Always looking for the latest products and techniques to play with, Brooks recently discovered his new favorite thing — glow-in-the-dark concrete. His company has been working with the glow-in-the-dark sand, aggregate and overlay from Ambient Glow Technology for about a year now. They’ve used it on outdoor patio and kitchen projects, precast wall tiles, benches, countertops, pool surrounds, and restaurant floors.

Brooks has ideas for other projects utilizing the glow-in-the-dark concrete. “I think the safety aspect for this product will be huge. You could use it in huge arenas. When they turn off the lights for a concert or other kind of event this product could light the risers in the stairs,” he says. “I think it will be good for bars and night clubs, too, to give a little twinkle to the floor. A blacklight really enhances the look.”

Training the right people

Brooks Construction employs 32 people, with 15 of them trained on the decorative side. Brooks says he learned over the years that not everyone is cut out to install decorative concrete. “You can’t use your production guys for decorative concrete,” he adds.

Instead, when hiring employees for their decorative crews, he looks for artistic people who possess a great attention to detail. “Sometimes we hire a high school art student to work for us in the summers. And we have a great artist on staff who can freehand designs on the concrete with a grinder. He has an artist’s eye. He can talk to customers about their ideas and can translate them into concrete.”

Brooks adds that one of his office managers has a background in interior design and is comfortable speaking with clients about their design ideas, color choices and managing expectations. “With decorative concrete, you can’t guarantee color. You need to make sure your customers understand the limitations,” he says.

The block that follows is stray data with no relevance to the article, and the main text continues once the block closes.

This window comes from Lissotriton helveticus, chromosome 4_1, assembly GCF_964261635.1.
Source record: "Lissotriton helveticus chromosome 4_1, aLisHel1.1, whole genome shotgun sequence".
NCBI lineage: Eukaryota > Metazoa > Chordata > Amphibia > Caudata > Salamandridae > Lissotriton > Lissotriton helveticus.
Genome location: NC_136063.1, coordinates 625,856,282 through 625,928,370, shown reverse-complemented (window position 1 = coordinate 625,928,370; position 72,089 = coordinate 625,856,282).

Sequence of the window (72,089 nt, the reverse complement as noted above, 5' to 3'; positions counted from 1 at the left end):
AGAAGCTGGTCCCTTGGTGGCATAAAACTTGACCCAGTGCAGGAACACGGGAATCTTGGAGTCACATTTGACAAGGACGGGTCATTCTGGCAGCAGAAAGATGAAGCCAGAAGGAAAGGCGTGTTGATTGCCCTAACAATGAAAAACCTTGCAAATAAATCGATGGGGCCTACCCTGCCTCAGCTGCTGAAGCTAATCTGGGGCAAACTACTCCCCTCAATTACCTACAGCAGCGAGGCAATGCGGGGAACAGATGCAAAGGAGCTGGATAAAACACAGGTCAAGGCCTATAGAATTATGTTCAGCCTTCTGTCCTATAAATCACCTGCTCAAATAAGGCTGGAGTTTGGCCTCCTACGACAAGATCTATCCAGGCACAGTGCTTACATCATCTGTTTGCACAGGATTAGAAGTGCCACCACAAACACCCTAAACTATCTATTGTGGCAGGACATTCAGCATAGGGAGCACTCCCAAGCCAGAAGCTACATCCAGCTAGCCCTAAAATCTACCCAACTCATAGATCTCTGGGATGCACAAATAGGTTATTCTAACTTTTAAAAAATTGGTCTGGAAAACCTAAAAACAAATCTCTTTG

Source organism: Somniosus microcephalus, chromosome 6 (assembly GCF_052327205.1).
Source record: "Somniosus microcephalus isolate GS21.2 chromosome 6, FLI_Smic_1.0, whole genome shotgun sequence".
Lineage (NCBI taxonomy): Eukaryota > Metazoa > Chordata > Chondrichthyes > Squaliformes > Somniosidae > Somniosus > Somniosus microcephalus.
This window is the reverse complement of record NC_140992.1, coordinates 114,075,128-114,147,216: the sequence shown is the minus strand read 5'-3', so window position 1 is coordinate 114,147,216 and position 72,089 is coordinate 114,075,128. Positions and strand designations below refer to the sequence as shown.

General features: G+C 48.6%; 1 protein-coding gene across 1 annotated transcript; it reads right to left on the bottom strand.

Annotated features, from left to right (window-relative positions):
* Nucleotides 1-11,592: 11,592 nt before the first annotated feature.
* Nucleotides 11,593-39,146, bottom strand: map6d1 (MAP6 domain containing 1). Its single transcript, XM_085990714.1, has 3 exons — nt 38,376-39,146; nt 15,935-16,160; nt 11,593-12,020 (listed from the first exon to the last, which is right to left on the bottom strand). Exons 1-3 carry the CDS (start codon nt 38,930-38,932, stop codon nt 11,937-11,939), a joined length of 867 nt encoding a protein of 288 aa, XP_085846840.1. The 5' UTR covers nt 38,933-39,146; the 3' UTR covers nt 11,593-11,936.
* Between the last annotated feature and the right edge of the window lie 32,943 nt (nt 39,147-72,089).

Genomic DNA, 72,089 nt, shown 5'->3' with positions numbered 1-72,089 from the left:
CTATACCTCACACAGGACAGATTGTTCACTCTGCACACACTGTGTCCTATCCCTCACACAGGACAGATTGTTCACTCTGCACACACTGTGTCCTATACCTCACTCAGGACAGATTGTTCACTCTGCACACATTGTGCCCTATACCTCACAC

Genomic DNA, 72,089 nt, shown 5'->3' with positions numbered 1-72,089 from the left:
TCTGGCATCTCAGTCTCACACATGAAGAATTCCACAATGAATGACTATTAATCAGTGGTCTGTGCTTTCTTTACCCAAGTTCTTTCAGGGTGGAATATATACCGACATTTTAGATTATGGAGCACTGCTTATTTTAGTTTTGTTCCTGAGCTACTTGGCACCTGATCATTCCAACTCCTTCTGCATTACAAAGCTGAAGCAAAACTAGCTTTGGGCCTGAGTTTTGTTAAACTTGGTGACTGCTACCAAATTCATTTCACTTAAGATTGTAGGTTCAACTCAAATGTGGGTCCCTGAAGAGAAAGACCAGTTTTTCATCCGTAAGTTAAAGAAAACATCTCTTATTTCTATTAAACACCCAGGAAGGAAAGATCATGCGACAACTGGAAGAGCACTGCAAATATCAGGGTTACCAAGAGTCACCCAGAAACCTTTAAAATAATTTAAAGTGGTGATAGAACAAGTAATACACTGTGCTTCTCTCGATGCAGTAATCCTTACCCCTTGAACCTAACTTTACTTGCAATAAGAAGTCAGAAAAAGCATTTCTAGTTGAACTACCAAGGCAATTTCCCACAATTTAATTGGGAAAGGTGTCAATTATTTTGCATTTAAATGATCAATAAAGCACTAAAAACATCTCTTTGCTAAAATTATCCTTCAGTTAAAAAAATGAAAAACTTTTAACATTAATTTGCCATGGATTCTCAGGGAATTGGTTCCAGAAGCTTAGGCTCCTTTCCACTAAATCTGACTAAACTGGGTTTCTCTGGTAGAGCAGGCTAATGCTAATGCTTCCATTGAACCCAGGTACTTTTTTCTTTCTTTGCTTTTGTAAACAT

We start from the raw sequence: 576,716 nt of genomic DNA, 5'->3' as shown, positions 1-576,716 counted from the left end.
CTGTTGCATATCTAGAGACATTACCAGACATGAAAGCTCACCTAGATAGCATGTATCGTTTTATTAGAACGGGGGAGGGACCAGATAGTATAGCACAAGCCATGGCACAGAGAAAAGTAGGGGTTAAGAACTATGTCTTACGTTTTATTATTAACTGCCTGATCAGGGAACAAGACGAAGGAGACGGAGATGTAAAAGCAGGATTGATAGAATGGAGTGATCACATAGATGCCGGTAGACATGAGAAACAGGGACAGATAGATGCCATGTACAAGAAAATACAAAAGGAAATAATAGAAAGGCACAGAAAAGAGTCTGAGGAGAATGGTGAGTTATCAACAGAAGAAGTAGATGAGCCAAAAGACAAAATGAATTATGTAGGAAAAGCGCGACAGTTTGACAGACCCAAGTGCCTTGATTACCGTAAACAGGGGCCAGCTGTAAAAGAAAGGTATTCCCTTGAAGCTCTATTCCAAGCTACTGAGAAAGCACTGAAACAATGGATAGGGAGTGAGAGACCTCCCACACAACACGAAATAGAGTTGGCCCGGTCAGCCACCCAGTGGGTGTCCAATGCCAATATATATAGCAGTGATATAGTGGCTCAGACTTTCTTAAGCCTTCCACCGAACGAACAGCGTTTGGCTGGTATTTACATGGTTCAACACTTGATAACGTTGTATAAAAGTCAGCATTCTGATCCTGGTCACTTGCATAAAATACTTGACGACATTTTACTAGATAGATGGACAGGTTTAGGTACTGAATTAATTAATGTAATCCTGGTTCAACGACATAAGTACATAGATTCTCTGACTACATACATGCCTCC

Getting jobs

Brooks Construction’s traditional concrete services are well established in the area. They get most of their “gray” jobs through word of mouth and repeat business. A local program in Sioux Falls called The Local Best allows area residents to vote for their favorite restaurants, stores, hair salons, etc. For seven years in a row, since the program’s conception, locals voted Brooks Construction No. 1 in the Concrete Contractors category. Brooks says he gets a lot of leads through this program, and they also advertise their decorative services through radio, TV, Internet and home shows. “Our focus on advertising is always with our decorative services. When people call about a decorative project I also tell them we do all types of concrete work, like basements and driveways, and we pick up a lot of work for the other side of the business that way,” he explains.

Offering a full range of concrete services in residential, commercial and agricultural markets keeps the company nimble in any economic environment. But it’s the decorative concrete side of the business that keeps Brooks creative and pushing the boundaries of concrete in his market. “I love decorative concrete,” he says. “I don’t see an end to it. We do everything, and are always looking for new products, techniques and ideas to keep our customers happy.”

Company Snapshot

Company: Brooks Construction Services, Sioux Falls, S.D.

Owners: Ray Brooks and John Kleinschmit

Established: 1944

Employees: 32

Services offered: Full service concrete contractor and decorative concrete finishes.

Key products and equipment: Ambient Glow Technology, Elite Crete, ChemSystems, Butterfield Color, Engrave-a-Crete, H&C Concrete